The UK government and the European Union must not reach a no-deal Brexit, as this would congest food supplies, making the foods rotting at ports, and throwing retailers out of business, the British Retail Consortium warned. The warning came before British Prime Minister Theresa May hosts ministers to reach agreement on how to advance with the Brexit talks.
On 4 July, the UK government published a Fisheries White Paper, as part of its efforts to promote a sustainable fishing industry for future generations. Responding, the British Ports Association stressed that the paper should have more focus on ports and infrastructure, noting that key concerns for the industry remain unanswered.
As the UK Cabinet prepares for an away day at Chequers this week, BPA urged Ministers to agree a proposal that will ensure goods continue to flow uninterrupted between UK and EU ports post-Brexit. The UK’s post-Brexit customs relationship with the EU will dictate how almost half of UK trade is handled at the border.
The UK Government released its Clean Air Strategy, requiring all major ports in England to develop air quality plans within the next year. The British Ports Association seemed disappointed and responded to the new strategy, by saying that “ports and shipping are part of the solution, not the problem.”
The British Ports Association called the UK’s Prime Minister to provide funding guarantees for any new border facilities and digital infrastructure, which may be needed after the UK leaves the European Union. BPA is concerned that the ports with EU traffic will need to provide new facilities and digital infrastructure for government officials to carry out customs and other border checks.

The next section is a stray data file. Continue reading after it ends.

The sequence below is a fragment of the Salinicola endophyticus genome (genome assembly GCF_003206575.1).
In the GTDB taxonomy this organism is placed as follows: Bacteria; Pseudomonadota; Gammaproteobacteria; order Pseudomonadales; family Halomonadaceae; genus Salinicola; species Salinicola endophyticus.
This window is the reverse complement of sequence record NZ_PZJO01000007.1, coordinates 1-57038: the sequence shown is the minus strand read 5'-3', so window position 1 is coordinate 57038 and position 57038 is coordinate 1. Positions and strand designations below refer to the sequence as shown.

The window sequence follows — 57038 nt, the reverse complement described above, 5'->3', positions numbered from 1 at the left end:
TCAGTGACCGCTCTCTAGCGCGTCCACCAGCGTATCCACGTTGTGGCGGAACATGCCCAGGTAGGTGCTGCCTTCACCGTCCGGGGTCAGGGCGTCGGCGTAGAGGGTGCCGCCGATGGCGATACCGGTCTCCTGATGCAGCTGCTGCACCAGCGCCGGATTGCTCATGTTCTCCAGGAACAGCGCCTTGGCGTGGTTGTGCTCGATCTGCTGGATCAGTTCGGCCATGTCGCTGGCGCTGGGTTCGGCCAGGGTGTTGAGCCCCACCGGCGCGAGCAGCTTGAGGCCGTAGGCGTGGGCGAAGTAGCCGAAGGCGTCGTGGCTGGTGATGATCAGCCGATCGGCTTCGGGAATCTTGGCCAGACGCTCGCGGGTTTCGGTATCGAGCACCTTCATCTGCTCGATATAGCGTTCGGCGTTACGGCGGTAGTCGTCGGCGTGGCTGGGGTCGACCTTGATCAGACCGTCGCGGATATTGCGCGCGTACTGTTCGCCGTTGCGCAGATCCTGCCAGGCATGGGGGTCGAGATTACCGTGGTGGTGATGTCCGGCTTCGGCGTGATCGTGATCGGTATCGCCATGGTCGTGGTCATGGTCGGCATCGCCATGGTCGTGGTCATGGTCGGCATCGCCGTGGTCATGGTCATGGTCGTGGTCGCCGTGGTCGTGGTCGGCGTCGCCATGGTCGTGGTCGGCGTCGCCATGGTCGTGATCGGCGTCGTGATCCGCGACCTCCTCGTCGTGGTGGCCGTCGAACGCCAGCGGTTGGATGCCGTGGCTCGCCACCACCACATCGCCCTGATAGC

Commenting on the ongoing discussions on a GHG strategy at MEPC 72, Mark Simmonds, Policy Manager at British Ports Association, noted that any agreements reached this week should be implemented by the UK Government in a pragmatic and sensible manner, so that they will not disadvantage any particular region or distort competition.
Following agreement UK and EU on a transition deal and, ahead of the EU Council meeting later this week, the British Ports Association issued a new report, calling for a pragmatic deal with the EU on both customs and regulatory recognition, that allows both businesses to get their goods across borders as quickly as possible.
The British Ports Association published a new research by infrastructure advisory firm Moffatt & Nichol which shows that UK ports and terminals have an estimated £1.7bn of port infrastructure investment in the development pipeline. The research is part of the BPA’s “Port Futures” program and it captures schemes all over the UK and highlights how ports in all parts of the UK are investing in new facilities.
Regarding recent developments on the UK’s future border arrangements, British Ports Association issued a response saying that it supports the UK Government’s plan for unobstructed trade with the EU after Brexit.
Responding to the publication of the Commons Environment, Food and Rural Affairs Committee report on ‘Brexit: Trade in Food’, the British Ports Association warned that the lack of agreements on cross-border environmental health standards, can cause a major disruption at UK and EU ports.
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